Believed to be a Samsung Galaxy, the phone was one of Trump's closest companions on his journey from write-off to the White House, and the pair often made trouble on the way. The Android is survived by at least 900 tweets, from Trump's earliest presidential musings to early-morning rants and ultra-brief victory speeches.
Its phone number is still known by countless journalists, politicians and world leaders — regardless of whether anyone ever answers again.
“Someone said I'm the Ernest Hemingway of 140 characters,” Trump once told a crowd in South Carolina, back when he was still a long shot for the Republican nomination, let alone president. “It gives you a lot of power . . . if someone says something badly about you.”
Then he air-typed: “Bing, bing, bing! I say something really bad.”
When the New York Times interviewed the mogul-turned-politician in 2015, Trump kept interrupting the reporter to pick up his Galaxy.
And to good effect, the paper noted: Trump's tweets could be crude — like when he told an 81-year-old actress to “sue her plastic surgeon.”
But they worked. The Times compared two bombastic tweets by Trump and his then likely rival Jeb Bush. Bush's message got 600 retweets. Trump's got 7,000.
His phone's number, meanwhile, was just as famous.
Even after beating Bush and every other Republican rival for the party's nomination, Trump would answer himself when a reporter or senator rang. He would even return calls from unknown numbers.
Trump's human companions were not always thrilled with his love for the machine. Melania Trump “has repeatedly told her husband to get off Twitter, especially after midnight,” The Washington Post's Jenna Johnson wrote in May.
A few months later, Trump confirmed his wife's fears. After stumbling through a presidential debate with Democrat Hillary Clinton, he went on a Twitter rant against a former beauty queen at 5:30 a.m., a tweet storm that threatened to doom his campaign for days afterward.
Even a scientist took an interest in the bond between man and phone. David Robinson analyzed hundreds of @realDonaldTrump missives — when they were posted, how and what sort of language they contained.
“The data clearly shows that the Android and iPhone tweets are from different people,” Robinson wrote. “What’s more, the Android tweets are angrier and more negative.” The iPhone tweets were probably impostors, he concluded — banal campaign messages crafted by staffers. The Android tweets, Robinson said, “sound like the Trump we all know.”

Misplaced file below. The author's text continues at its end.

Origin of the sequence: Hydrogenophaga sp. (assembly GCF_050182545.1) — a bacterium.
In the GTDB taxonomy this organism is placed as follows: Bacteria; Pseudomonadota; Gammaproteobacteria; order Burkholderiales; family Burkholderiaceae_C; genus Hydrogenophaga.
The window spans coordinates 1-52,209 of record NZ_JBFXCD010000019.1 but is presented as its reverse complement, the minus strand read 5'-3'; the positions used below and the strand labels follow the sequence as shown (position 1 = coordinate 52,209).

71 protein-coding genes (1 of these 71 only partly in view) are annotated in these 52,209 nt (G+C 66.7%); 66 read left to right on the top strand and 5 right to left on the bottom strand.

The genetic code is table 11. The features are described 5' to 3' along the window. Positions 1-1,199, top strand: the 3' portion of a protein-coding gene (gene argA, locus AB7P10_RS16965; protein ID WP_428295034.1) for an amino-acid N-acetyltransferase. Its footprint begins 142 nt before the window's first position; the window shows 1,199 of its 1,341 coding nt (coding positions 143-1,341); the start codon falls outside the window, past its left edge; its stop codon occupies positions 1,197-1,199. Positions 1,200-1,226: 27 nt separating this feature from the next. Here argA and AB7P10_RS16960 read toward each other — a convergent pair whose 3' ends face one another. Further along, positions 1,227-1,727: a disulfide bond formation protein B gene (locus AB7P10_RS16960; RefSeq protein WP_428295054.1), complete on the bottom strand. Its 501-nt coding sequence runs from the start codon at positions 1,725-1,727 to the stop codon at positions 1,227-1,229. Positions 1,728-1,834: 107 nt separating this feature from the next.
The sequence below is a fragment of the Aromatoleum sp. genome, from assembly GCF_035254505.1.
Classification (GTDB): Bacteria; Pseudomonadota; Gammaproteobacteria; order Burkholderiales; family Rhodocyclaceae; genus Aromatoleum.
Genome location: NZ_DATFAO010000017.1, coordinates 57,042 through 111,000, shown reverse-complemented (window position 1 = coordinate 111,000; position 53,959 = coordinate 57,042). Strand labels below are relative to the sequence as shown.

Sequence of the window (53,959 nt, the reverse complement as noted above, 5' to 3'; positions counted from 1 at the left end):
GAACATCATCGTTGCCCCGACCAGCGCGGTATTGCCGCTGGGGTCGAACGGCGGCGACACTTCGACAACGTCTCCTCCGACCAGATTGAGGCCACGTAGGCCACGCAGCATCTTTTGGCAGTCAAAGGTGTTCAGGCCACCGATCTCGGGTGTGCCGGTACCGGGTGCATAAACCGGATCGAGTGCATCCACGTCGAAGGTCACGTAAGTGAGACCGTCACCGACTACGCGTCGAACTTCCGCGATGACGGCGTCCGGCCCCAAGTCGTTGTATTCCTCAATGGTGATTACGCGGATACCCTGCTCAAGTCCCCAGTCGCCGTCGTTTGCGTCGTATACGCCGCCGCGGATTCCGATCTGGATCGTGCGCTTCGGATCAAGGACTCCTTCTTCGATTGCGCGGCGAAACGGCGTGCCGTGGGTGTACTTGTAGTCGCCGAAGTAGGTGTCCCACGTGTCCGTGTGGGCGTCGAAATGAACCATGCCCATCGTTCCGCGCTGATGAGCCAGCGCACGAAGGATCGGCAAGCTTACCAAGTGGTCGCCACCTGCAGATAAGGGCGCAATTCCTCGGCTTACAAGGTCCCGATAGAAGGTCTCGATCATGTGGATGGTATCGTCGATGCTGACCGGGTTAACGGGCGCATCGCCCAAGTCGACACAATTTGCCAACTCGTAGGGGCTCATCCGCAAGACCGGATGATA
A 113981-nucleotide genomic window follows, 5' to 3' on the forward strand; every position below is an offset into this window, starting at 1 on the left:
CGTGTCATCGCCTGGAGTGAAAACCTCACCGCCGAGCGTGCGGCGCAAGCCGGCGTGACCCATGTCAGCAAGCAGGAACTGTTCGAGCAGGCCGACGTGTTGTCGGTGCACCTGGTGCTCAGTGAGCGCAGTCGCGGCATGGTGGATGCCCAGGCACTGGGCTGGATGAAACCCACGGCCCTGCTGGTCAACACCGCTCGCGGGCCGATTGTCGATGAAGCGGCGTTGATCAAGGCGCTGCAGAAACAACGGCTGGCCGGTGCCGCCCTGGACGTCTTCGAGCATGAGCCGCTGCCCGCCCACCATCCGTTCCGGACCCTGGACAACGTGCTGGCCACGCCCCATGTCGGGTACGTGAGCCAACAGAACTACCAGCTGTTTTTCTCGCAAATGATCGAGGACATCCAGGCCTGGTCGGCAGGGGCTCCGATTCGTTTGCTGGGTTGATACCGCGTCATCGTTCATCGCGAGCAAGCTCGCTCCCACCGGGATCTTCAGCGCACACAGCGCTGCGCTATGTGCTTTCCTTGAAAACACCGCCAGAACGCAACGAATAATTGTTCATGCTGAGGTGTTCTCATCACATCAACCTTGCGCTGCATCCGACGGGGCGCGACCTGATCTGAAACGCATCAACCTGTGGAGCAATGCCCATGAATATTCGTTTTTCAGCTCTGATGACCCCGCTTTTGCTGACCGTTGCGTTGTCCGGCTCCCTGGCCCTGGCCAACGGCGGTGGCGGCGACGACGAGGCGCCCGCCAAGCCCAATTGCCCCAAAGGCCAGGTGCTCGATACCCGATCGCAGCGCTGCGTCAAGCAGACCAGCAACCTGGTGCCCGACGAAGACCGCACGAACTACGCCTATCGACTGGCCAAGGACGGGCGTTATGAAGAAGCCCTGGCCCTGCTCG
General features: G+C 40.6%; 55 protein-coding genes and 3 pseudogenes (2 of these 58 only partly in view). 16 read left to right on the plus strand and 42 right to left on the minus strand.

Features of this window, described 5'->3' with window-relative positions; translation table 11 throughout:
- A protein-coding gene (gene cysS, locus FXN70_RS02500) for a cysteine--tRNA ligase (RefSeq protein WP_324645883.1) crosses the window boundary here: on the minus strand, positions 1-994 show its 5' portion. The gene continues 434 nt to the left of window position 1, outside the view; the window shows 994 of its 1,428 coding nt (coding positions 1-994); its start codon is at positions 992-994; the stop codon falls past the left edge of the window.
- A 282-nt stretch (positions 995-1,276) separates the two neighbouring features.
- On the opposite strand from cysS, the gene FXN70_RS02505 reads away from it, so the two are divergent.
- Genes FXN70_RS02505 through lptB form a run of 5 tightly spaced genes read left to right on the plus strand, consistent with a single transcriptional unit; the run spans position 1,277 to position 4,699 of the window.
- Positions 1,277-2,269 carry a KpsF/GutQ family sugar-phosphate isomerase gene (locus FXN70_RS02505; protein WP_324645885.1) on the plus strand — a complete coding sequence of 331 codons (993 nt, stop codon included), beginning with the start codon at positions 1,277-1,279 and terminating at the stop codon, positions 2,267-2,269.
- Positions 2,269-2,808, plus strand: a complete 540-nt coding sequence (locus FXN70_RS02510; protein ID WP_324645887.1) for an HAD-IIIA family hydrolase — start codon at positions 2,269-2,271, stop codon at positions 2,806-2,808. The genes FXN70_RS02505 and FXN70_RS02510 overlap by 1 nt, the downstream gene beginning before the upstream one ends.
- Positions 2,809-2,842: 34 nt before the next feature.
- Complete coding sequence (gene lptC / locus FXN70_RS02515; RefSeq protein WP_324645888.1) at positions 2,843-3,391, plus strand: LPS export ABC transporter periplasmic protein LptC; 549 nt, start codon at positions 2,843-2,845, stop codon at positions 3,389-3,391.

As Election Day grew nigh, the Android suddenly went dark, causing some to wonder whether Trump's campaign staff had seized it for his own good.
“On Saturday morning, Trump tweeted, 'MAKE AMERICA GREAT AGAIN!'" The Post's Ben Guarino wrote. “As of publication, this was the last tweet sent from an Android phone.”
But the phone returned in victory — alternately magnanimous, gloating or distracted as the Trump administration took shape.
Trump's last known message from an Android came at exactly 8 a.m. Thursday. “Getting ready to leave for Washington, D.C.," he wrote. “The journey begins.”
More tweets followed, but not from an Android, according to a Twitter search. Bowing to security experts who did not like the prospect of a president on the phone with the world, Trump traded the Android for “a secure, encrypted device approved by the Secret Service with a new number that few people possess,” according to the Times.
Museum curators are now trying to get their hands on the Android, the Associated Press reported.
Some Trump aides were privately relieved, according to the Times. Others immediately noted its absence.
“We have not seen any tweets from Donald Trump,” a CNN reporter said as Trump walked toward the inaugural lectern Friday — with a new @POTUS handle no one knew if he'd use.
Who knows how Trump feels. His administration — minutes old — did not immediately respond to questions about the phone.
He isn't the first president to face cellphone separation. Barack Obama surrendered his for a heavily restricted, Secret Service-approved Blackberry before he took the oath.
But Trump is no technophile. He has never cared for email or computers. He liked his phone. Months ago, when his victory was far from certain, he mused about muting the device in the White House.
“We won't tweet anymore,” Trump told a crowd. “I don't know. Not presidential.” The crowd booed.
As another crowd streamed out of the White House after Trump's inaugural speech Friday, @realDonaldTrump roared back to life.
It sounded like him. But it wasn't his Android.